The Real Thing
If you really want to bitch-slap a restaurateur, taste his food and then say, "It's not authentic."
The words should be delivered with an audible sniff, as if someone launched a particularly foul cloud of gas in your direction. The tone should be haughty, dismissive, condescending the same tone one uses with adults who still believe in Santa Claus or weapons of mass destruction. It is even better when combined with a quick flick of the wrist, consigning such culinary abominations to the Dumpster behind the nearest McDonald's and then followed by a sneering "That's not the way they did it when I lived in [France, Italy, Mexico, Thailand, fill in the blank]."
It is easy to become way too proficient at this sort of thing in Miami. Thai restaurants that serve sushi. Sushi restaurants that make maki with cream cheese and mango and old auto parts. Mexican restaurants that have not seen a fresh ingredient or a real Mexican since the day they opened. Italian restaurants that serve caesar salad with chicken in it, for Batali's sake!
It's enough to make you go out and order a nice big bowl of ... chop suey.
Or maybe not.
Instead check out Xixon, a charming Spanish deli-slash-café-slash-gourmet market. Barely big enough for you and your thoughts, it makes no concessions whatsoever to customers squeamish about native delicacies such as blood sausage, squid ink, and bacalao. Sorry, but no sushi or chicken caesar. No tofu burrito or kitchen sink maki (you know, "Everything but the....").
But if you want a selection of Spanish food and drink secondary only to an airplane ticket to Madrid, you will be authentically thrilled with what you can pick up here. Olives, beans, marinated veggies, sea salt, paprika. Cheeses and sausages. Huge, prehistoric-looking haunches of burgundy-fleshed jamón Serrano dangling from the ceiling next to flat, shiny paella pans. A glass-faced counter loaded with everything from tortilla española to chipirones rellenos. An impressive collection of Spanish wines, like everything else, crammed into floor-to-ceiling shelves that occupy every inch of wall space.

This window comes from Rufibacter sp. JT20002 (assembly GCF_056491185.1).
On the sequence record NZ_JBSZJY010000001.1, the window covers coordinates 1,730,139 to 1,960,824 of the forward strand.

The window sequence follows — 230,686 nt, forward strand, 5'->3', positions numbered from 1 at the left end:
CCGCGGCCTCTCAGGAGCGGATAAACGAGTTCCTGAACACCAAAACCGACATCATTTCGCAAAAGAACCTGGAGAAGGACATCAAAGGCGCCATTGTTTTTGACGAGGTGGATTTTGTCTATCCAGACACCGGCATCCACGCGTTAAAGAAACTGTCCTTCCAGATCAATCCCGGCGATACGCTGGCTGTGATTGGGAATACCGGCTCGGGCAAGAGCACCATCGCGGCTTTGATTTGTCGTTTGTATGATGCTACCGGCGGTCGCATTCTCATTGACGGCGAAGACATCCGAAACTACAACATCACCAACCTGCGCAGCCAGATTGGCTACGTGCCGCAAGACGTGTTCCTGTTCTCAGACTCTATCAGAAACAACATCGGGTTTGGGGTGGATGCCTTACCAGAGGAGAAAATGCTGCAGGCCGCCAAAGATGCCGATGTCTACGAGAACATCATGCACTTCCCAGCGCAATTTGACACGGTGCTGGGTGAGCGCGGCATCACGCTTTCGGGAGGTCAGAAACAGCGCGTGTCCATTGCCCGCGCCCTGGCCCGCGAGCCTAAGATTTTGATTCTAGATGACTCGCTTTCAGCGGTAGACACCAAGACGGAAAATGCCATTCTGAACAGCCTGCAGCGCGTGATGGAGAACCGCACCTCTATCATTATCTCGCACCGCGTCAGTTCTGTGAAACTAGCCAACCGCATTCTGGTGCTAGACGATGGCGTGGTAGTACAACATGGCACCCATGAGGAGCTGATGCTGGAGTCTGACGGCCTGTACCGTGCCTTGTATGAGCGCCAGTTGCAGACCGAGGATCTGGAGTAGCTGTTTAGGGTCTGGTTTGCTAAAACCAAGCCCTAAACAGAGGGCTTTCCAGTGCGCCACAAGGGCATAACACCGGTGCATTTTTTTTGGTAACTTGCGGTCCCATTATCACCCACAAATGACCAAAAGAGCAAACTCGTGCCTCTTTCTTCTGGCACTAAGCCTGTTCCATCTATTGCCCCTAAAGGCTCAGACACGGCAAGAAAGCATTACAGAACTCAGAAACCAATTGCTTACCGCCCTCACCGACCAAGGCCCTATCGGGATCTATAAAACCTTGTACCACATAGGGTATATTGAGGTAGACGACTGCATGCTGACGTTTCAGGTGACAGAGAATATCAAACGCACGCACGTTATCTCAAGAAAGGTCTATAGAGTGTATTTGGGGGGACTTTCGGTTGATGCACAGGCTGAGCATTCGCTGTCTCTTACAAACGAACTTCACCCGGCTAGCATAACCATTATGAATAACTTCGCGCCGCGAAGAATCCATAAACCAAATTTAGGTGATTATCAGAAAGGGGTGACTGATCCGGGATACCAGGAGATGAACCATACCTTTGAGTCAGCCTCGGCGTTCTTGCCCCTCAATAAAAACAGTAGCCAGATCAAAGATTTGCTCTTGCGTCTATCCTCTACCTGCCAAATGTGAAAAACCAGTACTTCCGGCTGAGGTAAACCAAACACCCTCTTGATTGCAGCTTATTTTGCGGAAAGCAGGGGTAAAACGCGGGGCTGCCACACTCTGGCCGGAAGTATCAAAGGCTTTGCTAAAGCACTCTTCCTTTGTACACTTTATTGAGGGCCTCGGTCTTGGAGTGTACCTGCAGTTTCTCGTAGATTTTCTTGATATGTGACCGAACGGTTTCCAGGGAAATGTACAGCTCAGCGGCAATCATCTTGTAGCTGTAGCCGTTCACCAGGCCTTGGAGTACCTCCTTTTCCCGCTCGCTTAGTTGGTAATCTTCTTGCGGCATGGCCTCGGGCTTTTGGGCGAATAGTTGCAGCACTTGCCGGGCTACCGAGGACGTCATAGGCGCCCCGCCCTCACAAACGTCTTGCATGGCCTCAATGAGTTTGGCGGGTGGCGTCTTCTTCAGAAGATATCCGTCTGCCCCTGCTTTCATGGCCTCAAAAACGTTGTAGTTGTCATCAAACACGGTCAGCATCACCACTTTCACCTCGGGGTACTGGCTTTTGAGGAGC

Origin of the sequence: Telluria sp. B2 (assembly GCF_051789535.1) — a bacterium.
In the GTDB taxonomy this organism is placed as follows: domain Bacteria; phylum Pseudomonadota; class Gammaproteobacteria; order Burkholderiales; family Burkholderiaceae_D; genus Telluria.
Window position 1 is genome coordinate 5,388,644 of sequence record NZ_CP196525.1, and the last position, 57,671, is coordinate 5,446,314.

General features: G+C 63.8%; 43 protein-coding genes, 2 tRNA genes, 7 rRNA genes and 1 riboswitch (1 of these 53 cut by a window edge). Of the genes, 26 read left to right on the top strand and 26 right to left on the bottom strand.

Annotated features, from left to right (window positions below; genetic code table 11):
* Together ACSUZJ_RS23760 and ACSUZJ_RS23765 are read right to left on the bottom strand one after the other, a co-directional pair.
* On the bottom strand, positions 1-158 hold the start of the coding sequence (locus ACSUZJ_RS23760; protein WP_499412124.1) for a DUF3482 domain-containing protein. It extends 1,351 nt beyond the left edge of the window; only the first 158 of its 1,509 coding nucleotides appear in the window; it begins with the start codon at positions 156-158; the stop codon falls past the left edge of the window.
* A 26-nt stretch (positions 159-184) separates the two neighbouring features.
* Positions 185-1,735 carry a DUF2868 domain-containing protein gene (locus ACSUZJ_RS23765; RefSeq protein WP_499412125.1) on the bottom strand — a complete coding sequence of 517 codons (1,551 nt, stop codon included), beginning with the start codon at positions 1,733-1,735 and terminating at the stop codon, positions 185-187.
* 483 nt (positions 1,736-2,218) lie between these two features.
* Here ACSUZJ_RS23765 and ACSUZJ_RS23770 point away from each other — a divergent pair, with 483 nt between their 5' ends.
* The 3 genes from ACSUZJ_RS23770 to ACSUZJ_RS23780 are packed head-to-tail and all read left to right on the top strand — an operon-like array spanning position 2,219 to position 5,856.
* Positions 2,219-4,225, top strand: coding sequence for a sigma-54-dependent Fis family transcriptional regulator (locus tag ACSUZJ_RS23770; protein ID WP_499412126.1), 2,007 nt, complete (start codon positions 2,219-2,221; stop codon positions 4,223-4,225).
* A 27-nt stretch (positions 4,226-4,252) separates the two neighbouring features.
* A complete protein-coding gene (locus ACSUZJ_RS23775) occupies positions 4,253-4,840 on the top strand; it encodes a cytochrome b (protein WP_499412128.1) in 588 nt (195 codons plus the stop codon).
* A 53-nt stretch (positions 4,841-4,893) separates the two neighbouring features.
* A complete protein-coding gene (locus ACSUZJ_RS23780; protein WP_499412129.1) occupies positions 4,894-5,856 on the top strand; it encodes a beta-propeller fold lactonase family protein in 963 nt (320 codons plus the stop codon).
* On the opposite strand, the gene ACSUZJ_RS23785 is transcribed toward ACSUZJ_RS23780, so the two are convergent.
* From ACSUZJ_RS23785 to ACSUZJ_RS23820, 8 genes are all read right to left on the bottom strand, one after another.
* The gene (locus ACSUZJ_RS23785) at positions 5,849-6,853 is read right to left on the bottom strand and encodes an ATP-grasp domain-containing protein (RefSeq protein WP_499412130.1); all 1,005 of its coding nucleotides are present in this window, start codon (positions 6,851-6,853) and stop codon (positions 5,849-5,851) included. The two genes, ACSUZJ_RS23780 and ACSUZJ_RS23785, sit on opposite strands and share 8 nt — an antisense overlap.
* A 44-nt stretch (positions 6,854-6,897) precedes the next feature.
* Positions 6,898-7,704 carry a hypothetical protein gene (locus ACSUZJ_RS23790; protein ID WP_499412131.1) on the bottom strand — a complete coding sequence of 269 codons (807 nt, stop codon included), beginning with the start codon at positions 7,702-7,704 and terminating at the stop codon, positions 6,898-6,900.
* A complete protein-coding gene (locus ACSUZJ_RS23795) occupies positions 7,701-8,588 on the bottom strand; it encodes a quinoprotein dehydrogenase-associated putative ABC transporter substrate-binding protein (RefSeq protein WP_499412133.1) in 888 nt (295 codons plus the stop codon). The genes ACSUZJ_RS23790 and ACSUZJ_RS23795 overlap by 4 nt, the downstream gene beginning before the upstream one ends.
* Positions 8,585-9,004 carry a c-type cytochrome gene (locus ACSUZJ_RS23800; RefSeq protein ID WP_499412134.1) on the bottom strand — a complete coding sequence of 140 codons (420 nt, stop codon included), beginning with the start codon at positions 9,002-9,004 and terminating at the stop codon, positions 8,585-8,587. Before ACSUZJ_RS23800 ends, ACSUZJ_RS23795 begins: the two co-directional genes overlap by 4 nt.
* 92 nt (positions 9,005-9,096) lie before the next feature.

Make it easy and order a long, skinny baguette; a wedge of nutty Manchego or pungent Cabrales cheese; and as many translucent slices of immensely savory prosciutto as your pocketbook will allow. Or let one of the very sweet women behind the counter pack it into a sandwich, which you can devour perhaps with a glass of tangy Albariño or dusky Rioja at one of a handful of tiny tables.
Stopping there would be a crime against cuisine, rather like dining out in Hong Kong on chow mein and sweet-and-sour pork. The flavors of Xixon deserve a lot more respect than that. There are bacalao fritters, moist and creamy puffs of crisply fried salt cod with a salty and surprisingly mild flavor. There are vivid piquillo peppers stuffed with more salt cod stronger-tasting this time in a smooth, spicy tomato sauce.
There is an excellent Spanish tortilla, as thick as a seven-layer cake, the egg-bound potatoes cut in big, meaty chunks; a hearty, wickedly spiced garbanzo frito with sausage, ham, and red and green bell peppers. And, my favorite, chipirones rellenos, cute, thumb-size squid stuffed with diced tentacles and rice, bathed in a midnight black sauce of their own ink that tastes like the very essence of the sea. Or the very essence of Spain, the kind of authenticity not often found in these parts.
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